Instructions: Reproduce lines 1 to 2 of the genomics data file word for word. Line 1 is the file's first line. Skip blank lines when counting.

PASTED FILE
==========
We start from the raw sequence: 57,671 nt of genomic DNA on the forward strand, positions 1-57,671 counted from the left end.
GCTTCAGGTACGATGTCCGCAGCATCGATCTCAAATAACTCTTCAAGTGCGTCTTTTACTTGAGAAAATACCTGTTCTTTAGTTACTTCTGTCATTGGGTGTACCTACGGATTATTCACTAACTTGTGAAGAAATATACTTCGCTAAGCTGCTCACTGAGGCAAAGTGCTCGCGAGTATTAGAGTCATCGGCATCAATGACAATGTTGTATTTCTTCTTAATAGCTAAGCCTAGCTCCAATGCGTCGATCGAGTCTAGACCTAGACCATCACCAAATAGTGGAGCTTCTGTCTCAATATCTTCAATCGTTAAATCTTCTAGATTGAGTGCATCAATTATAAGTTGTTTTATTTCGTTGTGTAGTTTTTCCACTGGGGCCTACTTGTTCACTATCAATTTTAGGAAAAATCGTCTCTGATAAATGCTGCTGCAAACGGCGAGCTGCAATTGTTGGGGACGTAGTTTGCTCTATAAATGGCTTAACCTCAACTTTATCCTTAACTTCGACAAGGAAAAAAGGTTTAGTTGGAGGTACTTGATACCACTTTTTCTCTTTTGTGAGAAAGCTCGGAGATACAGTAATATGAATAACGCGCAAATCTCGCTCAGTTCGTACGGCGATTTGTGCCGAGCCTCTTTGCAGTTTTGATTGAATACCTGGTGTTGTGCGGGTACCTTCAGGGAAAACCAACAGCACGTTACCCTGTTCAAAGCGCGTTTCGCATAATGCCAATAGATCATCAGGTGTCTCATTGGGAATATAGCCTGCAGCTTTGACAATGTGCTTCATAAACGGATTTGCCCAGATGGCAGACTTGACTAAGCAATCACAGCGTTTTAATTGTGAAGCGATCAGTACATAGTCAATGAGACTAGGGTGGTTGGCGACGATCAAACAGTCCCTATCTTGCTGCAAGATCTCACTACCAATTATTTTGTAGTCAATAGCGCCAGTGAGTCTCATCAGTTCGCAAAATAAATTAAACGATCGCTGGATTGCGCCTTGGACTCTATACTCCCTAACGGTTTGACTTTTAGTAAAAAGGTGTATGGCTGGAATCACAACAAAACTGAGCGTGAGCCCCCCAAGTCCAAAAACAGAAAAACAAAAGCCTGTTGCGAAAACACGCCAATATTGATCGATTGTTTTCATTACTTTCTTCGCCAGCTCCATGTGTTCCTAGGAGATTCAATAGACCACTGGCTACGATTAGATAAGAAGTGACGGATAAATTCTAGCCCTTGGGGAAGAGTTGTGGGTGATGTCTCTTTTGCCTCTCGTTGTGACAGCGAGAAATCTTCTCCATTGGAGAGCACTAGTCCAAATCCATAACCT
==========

We start from the raw sequence: 57,671 nt of genomic DNA on the forward strand, positions 1-57,671 counted from the left end.
GCTTCAGGTACGATGTCCGCAGCATCGATCTCAAATAACTCTTCAAGTGCGTCTTTTACTTGAGAAAATACCTGTTCTTTAGTTACTTCTGTCATTGGGTGTACCTACGGATTATTCACTAACTTGTGAAGAAATATACTTCGCTAAGCTGCTCACTGAGGCAAAGTGCTCGCGAGTATTAGAGTCATCGGCATCAATGACAATGTTGTATTTCTTCTTAATAGCTAAGCCTAGCTCCAATGCGTCGATCGAGTCTAGACCTAGACCATCACCAAATAGTGGAGCTTCTGTCTCAATATCTTCAATCGTTAAATCTTCTAGATTGAGTGCATCAATTATAAGTTGTTTTATTTCGTTGTGTAGTTTTTCCACTGGGGCCTACTTGTTCACTATCAATTTTAGGAAAAATCGTCTCTGATAAATGCTGCTGCAAACGGCGAGCTGCAATTGTTGGGGACGTAGTTTGCTCTATAAATGGCTTAACCTCAACTTTATCCTTAACTTCGACAAGGAAAAAAGGTTTAGTTGGAGGTACTTGATACCACTTTTTCTCTTTTGTGAGAAAGCTCGGAGATACAGTAATATGAATAACGCGCAAATCTCGCTCAGTTCGTACGGCGATTTGTGCCGAGCCTCTTTGCAGTTTTGATTGAATACCTGGTGTTGTGCGGGTACCTTCAGGGAAAACCAACAGCACGTTACCCTGTTCAAAGCGCGTTTCGCATAATGCCAATAGATCATCAGGTGTCTCATTGGGAATATAGCCTGCAGCTTTGACAATGTGCTTCATAAACGGATTTGCCCAGATGGCAGACTTGACTAAGCAATCACAGCGTTTTAATTGTGAAGCGATCAGTACATAGTCAATGAGACTAGGGTGGTTGGCGACGATCAAACAGTCCCTATCTTGCTGCAAGATCTCACTACCAATTATTTTGTAGTCAATAGCGCCAGTGAGTCTCATCAGTTCGCAAAATAAATTAAACGATCGCTGGATTGCGCCTTGGACTCTATACTCCCTAACGGTTTGACTTTTAGTAAAAAGGTGTATGGCTGGAATCACAACAAAACTGAGCGTGAGCCCCCCAAGTCCAAAAACAGAAAAACAAAAGCCTGTTGCGAAAACACGCCAATATTGATCGATTGTTTTCATTACTTTCTTCGCCAGCTCCATGTGTTCCTAGGAGATTCAATAGACCACTGGCTACGATTAGATAAGAAGTGACGGATAAATTCTAGCCCTTGGGGAAGAGTTGTGGGTGATGTCTCTTTTGCCTCTCGTTGTGACAGCGAGAAATCTTCTCCATTGGAGAGCACTAGTCCAAATCCATAACCT